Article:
We started on Berwick Beach with the basics then moved on to Eyemouth, just over the border in Scotland, as there is lots to photograph around there, harbour with boats, beach, rocky shoreline and lots of waves at high tide! It was cloudy in the morning but the sun came out while we were in the Contented Sole pub at lunchtime, as it often does! Fortunately, it stayed out for the afternoon.

In Berwick that night Jan and I found a great little place for a beer or two and jolly friendly, The Curfew micropub. No food but 4 hand pumps for real ale, lots of bottled beers too. It was on the bottom street near the estuary, opposite the Indian restaurant. I like dark beers and they had 2 Porters on so that was me sorted!

On the Sunday we met in Beadnell and headed back north to Bamburgh for the castle, beach and sand dunes. The sea was a little way out still but we took some castle shots, including reflections on the wet sand, rocks and patterns. Then we drove around to take the castle from the sand dunes on the south side.

We continued south but it was too early to take Beadnell Harbour as it needs the tide to be high so we went for an early lunch at the Craster Arms in Beadnell. Crab sandwiches were on the menu so Jan and Jo were happy! Next it was down to Beadnell Harbour for the high tide shot. Unfortunately, there is lots of scaffolding around buildings at the harbour and earth moving equipment, a dumper truck, van and car so it wasn’t ideal. Jo can always come back when it’s all cleared away being so local. Then we finished by heading south to the beach just north of Dunstanburgh Castle. The rocks on the beach here are round and are shiny black when wet. They make a great foreground with the castle ruins behind. The tide was high and we were in danger of being washed away at times! Fortunately, both Jo and I had high boots so remained dry shod. Waves were crashing over one of the large rocks in front of us and onto the beach so we had lots to go at, including the castle shot of course.

Jo then had a short drive to get home to Morpeth while we headed north to finish our trip by taking some photos of the Kelpies horse head sculptures near Falkirk. That’s the subject of another blog post!

Jan took all of these almost action photos on her Nikon D90 to give you an idea of the places we visited.

Eyemouth Harbour in the sunshine

Eyemouth Harbour, Jo and Dave Butcher

Eyemouth Harbour a few hours before the previous picture

Eyemouth Harbour, Jo and Dave Butcher #2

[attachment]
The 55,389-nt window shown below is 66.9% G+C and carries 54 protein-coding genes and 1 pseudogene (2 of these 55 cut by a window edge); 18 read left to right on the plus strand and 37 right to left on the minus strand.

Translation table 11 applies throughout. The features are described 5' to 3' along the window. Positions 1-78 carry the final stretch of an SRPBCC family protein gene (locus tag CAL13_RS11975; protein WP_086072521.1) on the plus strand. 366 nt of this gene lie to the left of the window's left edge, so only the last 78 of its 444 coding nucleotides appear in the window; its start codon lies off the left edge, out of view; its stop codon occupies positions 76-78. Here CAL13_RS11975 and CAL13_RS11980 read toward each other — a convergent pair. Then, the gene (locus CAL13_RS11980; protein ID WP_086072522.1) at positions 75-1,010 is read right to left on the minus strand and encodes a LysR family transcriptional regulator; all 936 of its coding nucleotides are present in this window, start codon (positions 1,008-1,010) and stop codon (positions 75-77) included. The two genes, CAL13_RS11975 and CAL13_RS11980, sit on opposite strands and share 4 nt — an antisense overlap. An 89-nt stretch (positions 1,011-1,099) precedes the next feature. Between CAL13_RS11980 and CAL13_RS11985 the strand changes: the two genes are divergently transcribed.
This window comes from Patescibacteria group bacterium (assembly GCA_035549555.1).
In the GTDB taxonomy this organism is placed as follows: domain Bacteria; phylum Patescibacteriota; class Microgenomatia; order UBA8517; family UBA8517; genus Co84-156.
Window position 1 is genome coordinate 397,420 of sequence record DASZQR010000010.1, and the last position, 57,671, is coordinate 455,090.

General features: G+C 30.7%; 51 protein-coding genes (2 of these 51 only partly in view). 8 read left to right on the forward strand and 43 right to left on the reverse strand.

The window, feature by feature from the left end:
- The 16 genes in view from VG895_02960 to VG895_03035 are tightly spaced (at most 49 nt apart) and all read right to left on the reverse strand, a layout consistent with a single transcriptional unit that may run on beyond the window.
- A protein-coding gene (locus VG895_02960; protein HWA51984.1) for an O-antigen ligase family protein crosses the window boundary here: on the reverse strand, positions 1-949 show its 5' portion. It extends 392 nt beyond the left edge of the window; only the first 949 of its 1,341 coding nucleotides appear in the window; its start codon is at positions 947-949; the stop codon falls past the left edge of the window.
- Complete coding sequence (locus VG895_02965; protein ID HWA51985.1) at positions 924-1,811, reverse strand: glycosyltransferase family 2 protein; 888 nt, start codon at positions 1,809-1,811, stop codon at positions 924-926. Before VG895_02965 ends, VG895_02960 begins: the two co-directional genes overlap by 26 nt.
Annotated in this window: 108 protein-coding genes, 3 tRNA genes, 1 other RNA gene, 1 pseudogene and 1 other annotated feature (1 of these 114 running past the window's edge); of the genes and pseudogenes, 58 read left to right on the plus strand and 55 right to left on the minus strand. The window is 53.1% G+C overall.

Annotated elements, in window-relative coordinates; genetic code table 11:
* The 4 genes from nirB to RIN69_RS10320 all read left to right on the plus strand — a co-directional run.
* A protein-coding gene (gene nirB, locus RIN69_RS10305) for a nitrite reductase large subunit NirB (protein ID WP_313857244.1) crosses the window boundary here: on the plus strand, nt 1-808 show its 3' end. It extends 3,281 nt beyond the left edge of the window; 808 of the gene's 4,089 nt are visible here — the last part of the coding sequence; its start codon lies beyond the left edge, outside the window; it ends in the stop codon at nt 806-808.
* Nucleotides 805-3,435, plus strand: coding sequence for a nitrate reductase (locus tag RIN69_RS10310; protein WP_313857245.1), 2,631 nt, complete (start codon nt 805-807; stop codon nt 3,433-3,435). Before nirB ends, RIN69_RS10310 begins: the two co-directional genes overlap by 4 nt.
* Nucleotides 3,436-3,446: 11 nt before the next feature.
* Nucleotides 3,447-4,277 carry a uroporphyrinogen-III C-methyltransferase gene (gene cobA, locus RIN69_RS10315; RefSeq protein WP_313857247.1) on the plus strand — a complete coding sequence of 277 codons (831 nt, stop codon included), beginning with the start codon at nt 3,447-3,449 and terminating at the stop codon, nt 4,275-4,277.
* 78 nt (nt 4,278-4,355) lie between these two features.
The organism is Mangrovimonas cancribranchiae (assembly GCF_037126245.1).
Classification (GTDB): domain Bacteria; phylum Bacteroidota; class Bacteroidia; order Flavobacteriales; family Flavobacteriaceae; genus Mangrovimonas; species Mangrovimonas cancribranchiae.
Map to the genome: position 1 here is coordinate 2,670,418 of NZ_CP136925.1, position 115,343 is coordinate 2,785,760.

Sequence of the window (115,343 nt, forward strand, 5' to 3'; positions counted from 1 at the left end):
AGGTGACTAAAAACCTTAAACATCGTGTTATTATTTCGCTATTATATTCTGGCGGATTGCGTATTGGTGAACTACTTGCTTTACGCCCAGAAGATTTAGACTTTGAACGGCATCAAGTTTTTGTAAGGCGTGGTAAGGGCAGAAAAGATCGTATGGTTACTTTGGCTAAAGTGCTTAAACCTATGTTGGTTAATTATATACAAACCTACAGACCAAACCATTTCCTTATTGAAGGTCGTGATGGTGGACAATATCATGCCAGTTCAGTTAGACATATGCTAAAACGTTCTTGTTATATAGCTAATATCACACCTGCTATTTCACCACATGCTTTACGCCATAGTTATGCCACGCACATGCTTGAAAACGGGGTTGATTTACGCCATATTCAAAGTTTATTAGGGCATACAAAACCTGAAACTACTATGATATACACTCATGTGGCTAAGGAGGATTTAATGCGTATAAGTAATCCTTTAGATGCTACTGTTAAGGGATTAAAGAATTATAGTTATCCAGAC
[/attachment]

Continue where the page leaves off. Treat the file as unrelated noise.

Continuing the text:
Pointing out what to watch to anticipate wave photos, Eyemouth

Wave Watching at Eyemouth

Getting in position for big wave photos against the light, Eyemouth

Eyemouth Waves behind Dave and Jo

Checking camera settings, Berwick Upon Tweed

Checking Camera Settings on Berwick Beach

Ignoring the sea around our legs in order to get the shot

Dunstanburgh Castle Beach

Jo wondering if she will get wet feet, her boots kept her feet dry!

Dunstanburgh Castle Beach Waves

Printing Snow Light and Land Light New Books

Today, Wednesday 18th March 2015, we went over to Loop Printers in Sheffield to supervise the start of the print run for my 2 new landscape photography books. This time we are having 2 books printed at the same time as I have so many images not yet published in any of my books.

Snow Light is snowscapes from around the world and includes 121 images as well as 3 articles. Land Light is landscapes around the world that are not snowy and includes 119 images and 1 article giving away all of my secrets!

Jan took some video segments on her Nikon D90 which I edited in iMovie, to be included on YouTube and in this blog post. The movie runs for a bit under 1.5 minutes but is over 100Mb in size before YouTube converts it. Our broadband is too slow to cope so I have to send it to Andy, our graphic designer and web man, to convert and upload; one of the limitations of living in a National Park! The video covers the process from loading the paper for the covers, running the press, checking for quality and changing the printing plates.

The printing should be finished in a day. Covers need to be glossed and sealed and then it all has to be sent to the binders to be finished off.

We are waiting to hear when the finished books will be delivered but expect to have all 3000 copies of the books before Easter. Both are the same format as my previous books with 80 pages in each, mostly images.

Here are some still photos and the edited video of Jan’s

The stack of paper for printing the covers loaded into the printing machine


Covers for both books being printed together. This is the stack building up at the end of the press.


Dave checking the first prints for quality, mainly density and contrast as well as dust


The completed stack of printed covers being removed from the press, still to be printed on the reverse, glazed and sealed


Trevor changing printing plates, taking out the one used for the covers and replacing with the bluey coloured new one (leaning against the machine) for the Snow Light intro pages


The Loop Printers logos on the wall of the building. This makes 4 books that they have printed for us.

So far they have done a very good job!